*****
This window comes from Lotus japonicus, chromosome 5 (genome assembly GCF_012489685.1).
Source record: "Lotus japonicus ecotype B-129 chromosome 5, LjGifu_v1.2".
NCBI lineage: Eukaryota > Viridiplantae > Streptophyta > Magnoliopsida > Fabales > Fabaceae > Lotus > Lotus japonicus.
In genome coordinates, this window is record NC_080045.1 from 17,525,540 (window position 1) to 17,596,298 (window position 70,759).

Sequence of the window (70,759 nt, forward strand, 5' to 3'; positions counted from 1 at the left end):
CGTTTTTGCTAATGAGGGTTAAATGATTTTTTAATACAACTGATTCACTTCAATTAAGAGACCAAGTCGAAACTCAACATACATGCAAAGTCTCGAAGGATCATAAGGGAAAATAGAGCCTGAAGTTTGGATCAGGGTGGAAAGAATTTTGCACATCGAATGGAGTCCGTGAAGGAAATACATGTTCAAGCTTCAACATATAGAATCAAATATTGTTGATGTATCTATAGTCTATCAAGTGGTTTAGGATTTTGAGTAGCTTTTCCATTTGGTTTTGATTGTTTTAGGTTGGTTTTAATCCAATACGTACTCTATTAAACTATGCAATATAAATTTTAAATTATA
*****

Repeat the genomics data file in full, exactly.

This window comes from Lotus japonicus, chromosome 5 (genome assembly GCF_012489685.1).
Source record: "Lotus japonicus ecotype B-129 chromosome 5, LjGifu_v1.2".
NCBI lineage: Eukaryota > Viridiplantae > Streptophyta > Magnoliopsida > Fabales > Fabaceae > Lotus > Lotus japonicus.
In genome coordinates, this window is record NC_080045.1 from 17,525,540 (window position 1) to 17,596,298 (window position 70,759).

Sequence of the window (70,759 nt, forward strand, 5' to 3'; positions counted from 1 at the left end):
CGTTTTTGCTAATGAGGGTTAAATGATTTTTTAATACAACTGATTCACTTCAATTAAGAGACCAAGTCGAAACTCAACATACATGCAAAGTCTCGAAGGATCATAAGGGAAAATAGAGCCTGAAGTTTGGATCAGGGTGGAAAGAATTTTGCACATCGAATGGAGTCCGTGAAGGAAATACATGTTCAAGCTTCAACATATAGAATCAAATATTGTTGATGTATCTATAGTCTATCAAGTGGTTTAGGATTTTGAGTAGCTTTTCCATTTGGTTTTGATTGTTTTAGGTTGGTTTTAATCCAATACGTACTCTATTAAACTATGCAATATAAATTTTAAATTATA